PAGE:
COMMENTS
Control keys: Q and O/W and P left/right, bottom row to jump
Joystick: doesn't need one
Keyboard play: simplicity itself, very responsive
Use of colour: excellent
Graphics: excellent
Sound: excellent
Skill levels: difficult to start, gets progressively worse
Lives: as many as 32, but they go quickly enough
Screens: about 50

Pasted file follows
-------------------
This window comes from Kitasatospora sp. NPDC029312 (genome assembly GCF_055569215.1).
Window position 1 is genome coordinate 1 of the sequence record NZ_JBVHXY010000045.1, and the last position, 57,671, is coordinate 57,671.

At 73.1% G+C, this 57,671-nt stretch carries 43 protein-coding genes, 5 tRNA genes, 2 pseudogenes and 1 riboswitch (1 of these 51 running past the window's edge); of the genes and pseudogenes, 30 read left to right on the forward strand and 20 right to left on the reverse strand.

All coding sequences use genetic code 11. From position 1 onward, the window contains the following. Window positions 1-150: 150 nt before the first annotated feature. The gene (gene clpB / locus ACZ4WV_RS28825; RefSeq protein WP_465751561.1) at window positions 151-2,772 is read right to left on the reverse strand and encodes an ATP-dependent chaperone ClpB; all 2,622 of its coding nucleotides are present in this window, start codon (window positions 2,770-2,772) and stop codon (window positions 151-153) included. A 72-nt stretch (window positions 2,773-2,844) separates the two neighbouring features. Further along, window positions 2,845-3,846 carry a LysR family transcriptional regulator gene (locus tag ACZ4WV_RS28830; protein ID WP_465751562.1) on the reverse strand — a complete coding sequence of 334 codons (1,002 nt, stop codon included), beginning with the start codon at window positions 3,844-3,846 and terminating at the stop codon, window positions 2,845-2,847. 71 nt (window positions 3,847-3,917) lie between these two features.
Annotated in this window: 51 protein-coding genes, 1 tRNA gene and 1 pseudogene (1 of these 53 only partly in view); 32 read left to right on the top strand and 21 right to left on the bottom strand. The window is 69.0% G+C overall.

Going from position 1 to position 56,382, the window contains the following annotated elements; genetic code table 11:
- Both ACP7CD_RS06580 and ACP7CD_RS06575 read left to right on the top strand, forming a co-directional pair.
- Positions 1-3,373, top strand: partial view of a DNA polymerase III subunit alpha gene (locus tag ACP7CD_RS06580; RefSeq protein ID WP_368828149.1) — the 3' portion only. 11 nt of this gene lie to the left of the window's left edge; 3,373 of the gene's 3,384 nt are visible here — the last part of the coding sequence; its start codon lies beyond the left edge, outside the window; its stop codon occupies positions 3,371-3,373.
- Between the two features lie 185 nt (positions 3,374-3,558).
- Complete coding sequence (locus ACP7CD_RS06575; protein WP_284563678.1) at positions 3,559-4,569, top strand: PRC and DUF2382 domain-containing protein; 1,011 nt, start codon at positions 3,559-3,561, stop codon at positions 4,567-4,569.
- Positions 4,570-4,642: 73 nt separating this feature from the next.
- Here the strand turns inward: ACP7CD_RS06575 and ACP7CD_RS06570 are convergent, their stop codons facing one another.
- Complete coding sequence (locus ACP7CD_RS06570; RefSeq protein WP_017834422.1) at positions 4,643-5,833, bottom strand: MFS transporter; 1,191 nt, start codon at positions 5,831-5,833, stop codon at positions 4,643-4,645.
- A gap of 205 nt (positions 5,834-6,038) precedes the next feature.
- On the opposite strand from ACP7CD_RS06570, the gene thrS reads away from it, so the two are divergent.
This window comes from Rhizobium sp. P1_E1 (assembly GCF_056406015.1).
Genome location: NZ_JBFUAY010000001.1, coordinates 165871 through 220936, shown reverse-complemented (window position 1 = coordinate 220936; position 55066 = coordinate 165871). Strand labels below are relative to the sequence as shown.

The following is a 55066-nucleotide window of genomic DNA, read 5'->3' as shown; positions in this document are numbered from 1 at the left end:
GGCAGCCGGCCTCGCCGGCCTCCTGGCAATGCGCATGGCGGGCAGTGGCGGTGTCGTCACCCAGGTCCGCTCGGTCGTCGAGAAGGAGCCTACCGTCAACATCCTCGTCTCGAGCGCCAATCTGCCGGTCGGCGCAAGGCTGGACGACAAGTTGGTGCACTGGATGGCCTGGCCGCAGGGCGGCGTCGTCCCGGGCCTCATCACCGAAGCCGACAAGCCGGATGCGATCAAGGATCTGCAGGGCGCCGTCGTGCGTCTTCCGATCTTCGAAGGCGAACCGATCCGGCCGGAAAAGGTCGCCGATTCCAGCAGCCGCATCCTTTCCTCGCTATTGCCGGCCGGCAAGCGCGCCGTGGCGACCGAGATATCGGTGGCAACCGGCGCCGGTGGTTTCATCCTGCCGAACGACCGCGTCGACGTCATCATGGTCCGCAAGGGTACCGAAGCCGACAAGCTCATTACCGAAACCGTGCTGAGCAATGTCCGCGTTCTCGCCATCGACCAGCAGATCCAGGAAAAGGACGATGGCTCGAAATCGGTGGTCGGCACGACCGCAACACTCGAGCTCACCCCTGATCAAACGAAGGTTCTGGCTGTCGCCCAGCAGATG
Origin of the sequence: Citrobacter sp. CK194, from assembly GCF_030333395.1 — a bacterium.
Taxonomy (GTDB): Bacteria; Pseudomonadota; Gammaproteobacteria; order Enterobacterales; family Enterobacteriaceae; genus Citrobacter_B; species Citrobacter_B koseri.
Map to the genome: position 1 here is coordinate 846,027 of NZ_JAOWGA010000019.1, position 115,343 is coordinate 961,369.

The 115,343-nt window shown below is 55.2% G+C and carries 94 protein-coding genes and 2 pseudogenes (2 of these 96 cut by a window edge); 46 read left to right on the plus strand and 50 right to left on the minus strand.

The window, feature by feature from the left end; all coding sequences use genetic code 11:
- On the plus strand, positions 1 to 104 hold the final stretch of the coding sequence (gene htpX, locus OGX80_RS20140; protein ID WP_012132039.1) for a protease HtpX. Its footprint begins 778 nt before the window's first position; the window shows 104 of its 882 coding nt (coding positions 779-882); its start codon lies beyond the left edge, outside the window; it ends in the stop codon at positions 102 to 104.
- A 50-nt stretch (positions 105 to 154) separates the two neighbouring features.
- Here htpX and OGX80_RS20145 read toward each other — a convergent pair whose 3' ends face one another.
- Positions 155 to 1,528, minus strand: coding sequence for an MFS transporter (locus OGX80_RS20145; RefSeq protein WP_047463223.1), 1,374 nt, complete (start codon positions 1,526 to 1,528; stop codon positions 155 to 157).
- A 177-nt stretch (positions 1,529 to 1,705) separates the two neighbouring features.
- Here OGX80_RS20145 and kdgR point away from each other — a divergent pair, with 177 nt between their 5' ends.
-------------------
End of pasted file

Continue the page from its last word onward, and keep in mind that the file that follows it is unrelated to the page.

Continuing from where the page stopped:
'It seems to be a reasonable length of time since a Manic Miner style game has been revamped. Technician Ted has many similar qualities to MM but has been expanded to a large extent with quite a bit more content having been added. Considerable thought must have gone into this program and is definitely not a copy in any sense of the previous success, Manic Miner. You, a lively two character-high sprite graphic, seem to be eager to explore the vast extent of thoughtful, tricky and insensitive maze of hazards (insensitive being, they don't give a damn)! There have been previous games such as this with many hazards, nice detailed graphics at a good pace, but none have gone quite into such a depth as this, the depth being that there is only one set way and only one correct way of completing the task. And if you're not going the right way about it, then the solution to the subtasks will not even become apparent. This game has some of the liveliest, detailed and imaginative graphics that I've seen to date. Each graphic obstacle has its own characteristics, which makes the game very interesting. Another thing about the game which is quite inspiring is the fact that when a task is done, certain and varied things happen over the maze - obstacles which you may have thought impossible to overcome become physically possible. An interesting and unique feature of this game. This is one game that I can quite easily and willingly state that it must be a game to add to your collection. Truly amazing, truly difficult, truly wonderful.'